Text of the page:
Respiratory syncytial virus (RSV) is the most frequent cause of bronchiolitis in infants and children worldwide. Many animal models are used to study RSV, but most studies investigate disease in adult animals which does not address the unique physiology and immunology that makes infants more susceptible. The perinatal (preterm and term) lamb is a useful model of infant RSV disease as lambs have similar pulmonary structure including airway branching, Clara and type II cells, submucosal glands and Duox/lactoperoxidase (LPO) oxidative system, and prenatal alveologenesis. Lambs can be born preterm (90% gestation) and survive for experimentation although both preterm and term lambs are susceptible to ovine, bovine and human strains of RSV and develop clinical symptoms including fever, tachypnea, and malaise as well as mild to moderate gross and histologic lesions including bronchiolitis with epithelial injury, neutrophil infiltration and syncytial cell formation. RSV disease in preterm lambs is more severe than in term lambs; disease is progressively less in adults and age-dependent susceptibility is a feature similar to humans. Innate and adaptive immune responses by perinatal lambs closely parallel those of infants. The model is used to test therapeutic regimens, risk factors such as maternal ethanol consumption, and formalin inactivated RSV vaccines. Full article
(This article belongs to the Special Issue Pneumoviruses and Metapneumoviruses)

Review

Jump to: Research

Open AccessReview Dendritic Cells in Human Pneumovirus and Metapneumovirus Infections
Viruses 2013, 5(6), 1553-1570; doi:10.3390/v5061553
Received: 1 May 2013 / Revised: 24 May 2013 / Accepted: 6 June 2013 / Published: 20 June 2013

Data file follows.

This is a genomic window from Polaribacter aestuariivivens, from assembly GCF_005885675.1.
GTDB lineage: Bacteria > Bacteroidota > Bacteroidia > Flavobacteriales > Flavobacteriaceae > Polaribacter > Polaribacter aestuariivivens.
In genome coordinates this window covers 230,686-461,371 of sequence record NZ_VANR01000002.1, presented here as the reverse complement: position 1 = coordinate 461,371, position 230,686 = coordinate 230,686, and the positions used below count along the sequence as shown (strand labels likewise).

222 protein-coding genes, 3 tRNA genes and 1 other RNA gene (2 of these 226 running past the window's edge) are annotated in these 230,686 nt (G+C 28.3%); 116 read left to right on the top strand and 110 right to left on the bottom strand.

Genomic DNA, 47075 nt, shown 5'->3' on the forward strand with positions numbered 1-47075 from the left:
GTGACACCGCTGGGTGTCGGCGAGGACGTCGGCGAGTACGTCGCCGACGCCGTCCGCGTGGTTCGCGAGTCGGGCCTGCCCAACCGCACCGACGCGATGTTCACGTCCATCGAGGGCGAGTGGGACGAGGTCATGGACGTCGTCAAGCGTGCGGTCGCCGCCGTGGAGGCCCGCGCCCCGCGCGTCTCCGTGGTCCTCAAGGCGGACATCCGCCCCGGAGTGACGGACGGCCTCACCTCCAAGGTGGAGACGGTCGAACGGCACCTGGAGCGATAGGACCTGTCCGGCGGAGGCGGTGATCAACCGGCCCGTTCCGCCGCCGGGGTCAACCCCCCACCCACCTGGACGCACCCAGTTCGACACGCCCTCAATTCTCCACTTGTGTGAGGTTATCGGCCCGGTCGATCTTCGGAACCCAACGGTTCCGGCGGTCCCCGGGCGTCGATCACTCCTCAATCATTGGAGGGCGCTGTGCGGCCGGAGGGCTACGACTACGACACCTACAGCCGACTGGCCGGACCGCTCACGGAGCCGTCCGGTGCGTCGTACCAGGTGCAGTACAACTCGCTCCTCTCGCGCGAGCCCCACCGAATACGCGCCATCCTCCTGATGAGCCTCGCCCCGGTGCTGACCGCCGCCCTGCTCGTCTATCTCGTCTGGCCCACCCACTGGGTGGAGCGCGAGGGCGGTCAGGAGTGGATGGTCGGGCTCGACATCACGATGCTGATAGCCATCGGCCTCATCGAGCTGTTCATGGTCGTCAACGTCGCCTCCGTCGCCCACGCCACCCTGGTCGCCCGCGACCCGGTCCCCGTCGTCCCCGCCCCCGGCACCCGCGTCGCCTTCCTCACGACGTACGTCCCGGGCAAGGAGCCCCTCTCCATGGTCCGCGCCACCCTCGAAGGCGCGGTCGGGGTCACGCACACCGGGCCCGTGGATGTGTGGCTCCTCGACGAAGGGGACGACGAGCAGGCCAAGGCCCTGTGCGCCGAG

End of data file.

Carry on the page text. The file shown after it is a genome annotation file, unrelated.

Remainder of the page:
Cited by 2 | PDF Full-text (1968 KB) | HTML Full-text | XML Full-text
Abstract
Lung dendritic cells (DC) play a fundamental role in sensing invading pathogens, as well as in the control of tolerogenic responses in the respiratory tract. Their strategic localization at the site of pathogen entry makes them particularly susceptible to initial viral invasion. [...] Read more.
Lung dendritic cells (DC) play a fundamental role in sensing invading pathogens, as well as in the control of tolerogenic responses in the respiratory tract. Their strategic localization at the site of pathogen entry makes them particularly susceptible to initial viral invasion. Human respiratory syncytial virus (hRSV) and human metapneumovirus (hMPV) belong to the Paramyxoviridae family, within the Pneumovirus and Metapneumovirus genera, respectively. hRSV and hMPV are significant human respiratory pathogens that cause similar clinical manifestations and affect many of the same subpopulations. However, they differentially activate the host immune response, including DC, which represents a fundamental link between the innate and adaptive immune response. In this review, the role of DC in the immune response against hRSV and hMPV infections, as well as the inhibitory effects of these paramyxoviruses on the DC immunity will be discussed. Full article
(This article belongs to the Special Issue Pneumoviruses and Metapneumoviruses)
Open AccessReview RSV Fusion: Time for a New Model
Viruses 2013, 5(3), 873-885; doi:10.3390/v5030873
Received: 21 February 2013 / Revised: 11 March 2013 / Accepted: 15 March 2013 / Published: 19 March 2013
Cited by 12 | PDF Full-text (372 KB) | HTML Full-text | XML Full-text | Supplementary Files